Monday, August 23, 2010

Arrowroot and kudzu

Arrowroot (Maranta arundinacea) is used as starch in the natural cuisine.
It thickens at a lower temperature than does flour or cornstarch, is not weakened by acidic ingredients, has a more neutral taste, and is not affected by freezing and it is, together with kudzu, the healthiest choice as starch.
Arrowroot cultivation was found in the Americas as early as 7,000 years ago.
Kudzu (Pueraria lobata) contains a number of useful isoflavones, including daidzein (an anti-inflammatory and antimicrobial agent). Daidzin is a cancer preventive and is structurally related to genistein (an antileukemic agent). Kudzu is a unique source of the isoflavone puerarin. Kudzu root compounds can affect neurotransmitters (including serotonin, GABA, and glutamate.) It has shown value in treating migraine and cluster headaches. It is recommended for allergies and diarrhea.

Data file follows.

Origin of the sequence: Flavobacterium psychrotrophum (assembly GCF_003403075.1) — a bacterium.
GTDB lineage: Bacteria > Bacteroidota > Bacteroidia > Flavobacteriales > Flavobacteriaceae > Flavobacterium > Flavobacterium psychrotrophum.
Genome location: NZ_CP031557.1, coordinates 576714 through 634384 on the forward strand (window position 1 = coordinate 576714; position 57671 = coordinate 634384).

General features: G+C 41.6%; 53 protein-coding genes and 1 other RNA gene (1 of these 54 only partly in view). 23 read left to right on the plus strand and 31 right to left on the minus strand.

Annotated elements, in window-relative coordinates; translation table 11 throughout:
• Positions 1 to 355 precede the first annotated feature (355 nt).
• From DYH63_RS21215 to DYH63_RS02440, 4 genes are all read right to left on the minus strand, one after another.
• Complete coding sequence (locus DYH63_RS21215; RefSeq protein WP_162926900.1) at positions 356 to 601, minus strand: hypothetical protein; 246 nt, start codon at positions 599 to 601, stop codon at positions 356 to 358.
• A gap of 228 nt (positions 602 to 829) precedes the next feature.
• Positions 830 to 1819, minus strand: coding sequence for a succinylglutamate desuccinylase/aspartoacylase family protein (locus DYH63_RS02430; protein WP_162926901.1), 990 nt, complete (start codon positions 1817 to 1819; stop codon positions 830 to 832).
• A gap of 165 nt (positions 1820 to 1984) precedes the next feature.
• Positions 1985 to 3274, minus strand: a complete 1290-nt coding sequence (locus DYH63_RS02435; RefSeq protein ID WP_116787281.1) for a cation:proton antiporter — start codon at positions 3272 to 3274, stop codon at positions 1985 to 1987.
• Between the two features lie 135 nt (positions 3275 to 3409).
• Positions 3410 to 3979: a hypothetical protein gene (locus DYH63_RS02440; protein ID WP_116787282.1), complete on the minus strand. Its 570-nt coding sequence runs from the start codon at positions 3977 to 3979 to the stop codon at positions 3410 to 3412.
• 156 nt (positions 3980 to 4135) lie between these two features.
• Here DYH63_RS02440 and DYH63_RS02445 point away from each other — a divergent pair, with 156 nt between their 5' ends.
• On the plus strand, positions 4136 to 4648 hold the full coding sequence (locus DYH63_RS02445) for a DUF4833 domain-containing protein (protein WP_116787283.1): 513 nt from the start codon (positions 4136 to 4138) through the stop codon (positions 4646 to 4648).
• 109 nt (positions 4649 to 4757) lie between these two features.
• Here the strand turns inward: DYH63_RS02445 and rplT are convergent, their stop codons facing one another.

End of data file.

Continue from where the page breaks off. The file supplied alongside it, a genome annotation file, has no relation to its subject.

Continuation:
Research in mice models suggests that kudzu is beneficial in women for control of some postmenopausal symptoms, such as hypertension and diabetes type II. In traditional Chinese medicine, kudzu is considered one of the 50 fundamental herbs. It is used to treat tinnitus, vertigo, and Wei syndrome (superficial heat close to the surface).Kudzu has been traditionally been used as a remedy for alcoholism and hangover in China. The root was used to prevent excessive consumption, while the flower was supposed to detoxify the liver and alleviate the symptoms afterwards.Some TCM hangover remedies are marketed with kudzu as one of their active ingredients.

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